http://www.steves-digicams.com/2003_reviews/f828.html

the 7X, 8 megapixel, DSC-F828, what might its potential be for use in digiscoping, based upon any known such use of the vaguely similar predecessor model, the DSC-F717, which had a 5X zoom, and a similar physical configuration?

On the plus side, it looks as though this camera may have a lens that zooms internally, obviating some of the front element to front element clearance variation issues. On the other hand, its fairly heavy, likely about as much as a digital SLR plus normal lens.

It does look as though any such use might depend upon getting a custom bracket fabricated for it, facilitated by the tripod mount for the unit being on the underside of the lens assembly, not the swiveling viewfinder section.

Alan Birnbaum
Fresno, CA

October 20, 2003 05:14 PM Forum: Equipment Talk

of arcseconds and the NEED to know

Posted By Alan Birnbaum

I've re-read some of Steven Ingraham's articles from "Better View Desired." In particular I note his use of "NEED" measurements to quantify resolution in binoculars of various types and powers. His figures for the Nikon Superior E in the 8 x 32 are worth noting, as they compare to some 8 x 42 models. NEED seems to have superceded his earlier use of arcsecond resolution figures.

For those unfamiliar with it, a "NEED" figure represents the distance, in feet, at which one can determine that a certain "gray" tone on the back of a dollar bill is actually a series of closely spaced lines. 16 feet or so for an 8X is typical, the Nikon SE 8 x 32 does 18 feet, while the Nikon 10 x 42 SE are in the 22+ foot range. (Ed Zarenski would likely have us note that the 20% improvement can be explained by magnification alone.)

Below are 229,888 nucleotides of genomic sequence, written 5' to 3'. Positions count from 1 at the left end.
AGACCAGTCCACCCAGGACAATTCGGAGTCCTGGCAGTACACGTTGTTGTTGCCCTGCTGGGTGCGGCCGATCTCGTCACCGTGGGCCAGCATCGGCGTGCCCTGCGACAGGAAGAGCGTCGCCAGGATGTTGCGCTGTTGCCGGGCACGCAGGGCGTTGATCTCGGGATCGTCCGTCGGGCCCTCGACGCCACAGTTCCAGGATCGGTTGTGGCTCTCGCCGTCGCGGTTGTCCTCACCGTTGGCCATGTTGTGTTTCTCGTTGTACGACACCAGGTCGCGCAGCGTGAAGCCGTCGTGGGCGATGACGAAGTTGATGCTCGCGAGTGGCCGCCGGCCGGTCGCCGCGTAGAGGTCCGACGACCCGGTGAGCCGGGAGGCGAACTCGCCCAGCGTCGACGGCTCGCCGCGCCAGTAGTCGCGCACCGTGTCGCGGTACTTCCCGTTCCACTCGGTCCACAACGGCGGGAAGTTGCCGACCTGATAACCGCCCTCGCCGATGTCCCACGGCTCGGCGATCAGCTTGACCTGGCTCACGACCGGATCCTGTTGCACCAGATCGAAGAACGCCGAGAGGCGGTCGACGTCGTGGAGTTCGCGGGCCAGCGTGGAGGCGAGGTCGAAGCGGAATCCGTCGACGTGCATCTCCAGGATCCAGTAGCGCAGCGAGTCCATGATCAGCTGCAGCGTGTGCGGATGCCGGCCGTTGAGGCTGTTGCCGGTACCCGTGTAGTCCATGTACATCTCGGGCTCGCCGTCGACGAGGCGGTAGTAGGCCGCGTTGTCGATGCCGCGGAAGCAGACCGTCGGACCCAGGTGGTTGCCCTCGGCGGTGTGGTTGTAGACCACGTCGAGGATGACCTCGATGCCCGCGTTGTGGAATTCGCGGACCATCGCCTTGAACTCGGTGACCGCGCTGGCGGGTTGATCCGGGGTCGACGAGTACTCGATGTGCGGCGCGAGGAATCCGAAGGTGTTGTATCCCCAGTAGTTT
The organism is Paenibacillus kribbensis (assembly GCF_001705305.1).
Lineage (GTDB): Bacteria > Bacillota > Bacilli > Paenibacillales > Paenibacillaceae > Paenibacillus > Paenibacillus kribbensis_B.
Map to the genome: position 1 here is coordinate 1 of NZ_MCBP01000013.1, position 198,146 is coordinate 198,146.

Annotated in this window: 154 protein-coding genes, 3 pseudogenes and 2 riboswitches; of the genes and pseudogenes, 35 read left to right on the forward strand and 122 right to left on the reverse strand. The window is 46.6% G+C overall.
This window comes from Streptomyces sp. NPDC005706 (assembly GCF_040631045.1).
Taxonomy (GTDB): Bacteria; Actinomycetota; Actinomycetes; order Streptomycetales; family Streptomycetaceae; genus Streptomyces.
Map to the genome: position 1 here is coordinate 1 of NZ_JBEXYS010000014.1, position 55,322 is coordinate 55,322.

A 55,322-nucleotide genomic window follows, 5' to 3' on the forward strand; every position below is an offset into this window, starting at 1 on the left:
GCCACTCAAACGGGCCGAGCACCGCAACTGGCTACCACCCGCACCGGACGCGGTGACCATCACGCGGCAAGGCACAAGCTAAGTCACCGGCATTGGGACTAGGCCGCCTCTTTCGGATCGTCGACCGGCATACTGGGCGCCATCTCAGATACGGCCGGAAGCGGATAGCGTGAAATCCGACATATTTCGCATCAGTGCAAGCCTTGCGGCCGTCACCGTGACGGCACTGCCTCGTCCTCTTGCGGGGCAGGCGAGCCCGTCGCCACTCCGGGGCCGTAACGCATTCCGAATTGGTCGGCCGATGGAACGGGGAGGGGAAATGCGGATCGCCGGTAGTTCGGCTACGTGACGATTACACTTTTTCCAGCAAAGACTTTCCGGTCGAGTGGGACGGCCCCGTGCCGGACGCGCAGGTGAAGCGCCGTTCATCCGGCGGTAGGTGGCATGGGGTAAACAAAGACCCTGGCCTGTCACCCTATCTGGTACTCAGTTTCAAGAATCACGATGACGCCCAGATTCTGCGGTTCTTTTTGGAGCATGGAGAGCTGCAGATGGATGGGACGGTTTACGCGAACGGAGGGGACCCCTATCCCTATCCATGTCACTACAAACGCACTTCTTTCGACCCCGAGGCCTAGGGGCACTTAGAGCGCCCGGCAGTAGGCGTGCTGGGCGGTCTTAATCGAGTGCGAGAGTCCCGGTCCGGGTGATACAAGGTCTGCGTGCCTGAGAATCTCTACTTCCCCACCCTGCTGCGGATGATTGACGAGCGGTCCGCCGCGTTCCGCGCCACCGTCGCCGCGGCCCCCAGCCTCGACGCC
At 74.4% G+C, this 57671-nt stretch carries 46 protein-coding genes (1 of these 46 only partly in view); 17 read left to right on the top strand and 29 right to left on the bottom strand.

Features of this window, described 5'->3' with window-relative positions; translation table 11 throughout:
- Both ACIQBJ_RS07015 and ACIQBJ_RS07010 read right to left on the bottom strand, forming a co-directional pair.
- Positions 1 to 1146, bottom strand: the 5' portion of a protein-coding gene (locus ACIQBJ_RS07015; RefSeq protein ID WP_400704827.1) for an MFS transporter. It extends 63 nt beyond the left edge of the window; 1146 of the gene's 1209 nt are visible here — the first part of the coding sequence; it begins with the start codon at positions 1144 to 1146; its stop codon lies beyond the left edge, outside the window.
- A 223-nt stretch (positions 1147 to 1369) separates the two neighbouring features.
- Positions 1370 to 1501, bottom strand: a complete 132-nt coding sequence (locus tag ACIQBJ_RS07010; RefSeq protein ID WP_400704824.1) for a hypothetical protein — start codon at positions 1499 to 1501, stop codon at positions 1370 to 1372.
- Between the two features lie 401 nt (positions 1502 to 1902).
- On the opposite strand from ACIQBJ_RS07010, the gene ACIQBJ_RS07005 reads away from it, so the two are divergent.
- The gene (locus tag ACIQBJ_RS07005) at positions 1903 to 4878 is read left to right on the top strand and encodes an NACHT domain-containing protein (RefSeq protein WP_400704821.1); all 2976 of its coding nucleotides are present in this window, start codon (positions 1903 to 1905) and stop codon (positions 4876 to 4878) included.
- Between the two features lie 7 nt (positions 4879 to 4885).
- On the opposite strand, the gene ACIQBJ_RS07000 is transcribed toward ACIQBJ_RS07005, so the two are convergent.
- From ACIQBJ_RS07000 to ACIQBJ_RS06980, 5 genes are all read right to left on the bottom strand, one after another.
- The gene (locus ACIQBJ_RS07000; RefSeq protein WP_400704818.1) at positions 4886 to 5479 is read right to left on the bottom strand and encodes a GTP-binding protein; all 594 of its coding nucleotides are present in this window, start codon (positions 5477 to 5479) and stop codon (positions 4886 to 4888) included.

That the very best Nikon SE 10 x 42 can resolve 3.58 arcseconds is of interest, i.e., it can split a single degree into more than a thousand parts. So is his determination that a Zeiss 7x42 can do 4.50 arseconds, a split of that degree into 800 parts. But, the NEED, which is much easier done, seems more real world. (And its hard to beat the price of that government-engraved resolution target!)

Perhaps some of the debate on this web page might benefit from the illumination of actual testing, and real data. Wouldn't it be interesting for someone with access to, say, the Nikon Venturer LX in both the 8 x 42 and the 8 x 32, provide some results? Or perhaps the Swarovski EL 10 x 42 vs. the just announced 10 x 32?

Maybe we don't really NEED to know, but when it comes to arguments, might not FACT be better than FRICTION!?

November 22, 2003 04:20 PM Forum: Birding Optics and Photos

Panasonic Lumix DMC-FZ10

Posted By Alan Birnbaum

See:

http://www.steves-digicams.com/2003_reviews/fz10_pg5.html

Here's an interesting option for someone who might want to do some casual digital bird photography, with equipment under $600, in a camera weighing only about 20 oz.

With a IMAGE-STABILIZED 12X zoom that tops out an an equivalent FL of 420 mm, this edges into the range useful for bird photography, and even at that level offers f2.8. Of course, this has a SMALL sensor, 1/2.5, barely larger than that found in most pocket 3X cameras, but still that will do some work.

Otherwise the least expensive option would be a digital SLR, body alone $900 to $1500, image stabilized 80-400 or 100-400 zoom doubling that, for a total investment of $2500 to $3.000, and a LOT heavier.

As the lens reported has moderate barrel distortion at the wide angle end, likely the camera might not make a great overall camera, but at the 140-420 EFL where it would be used, it might well be all many folks want or need.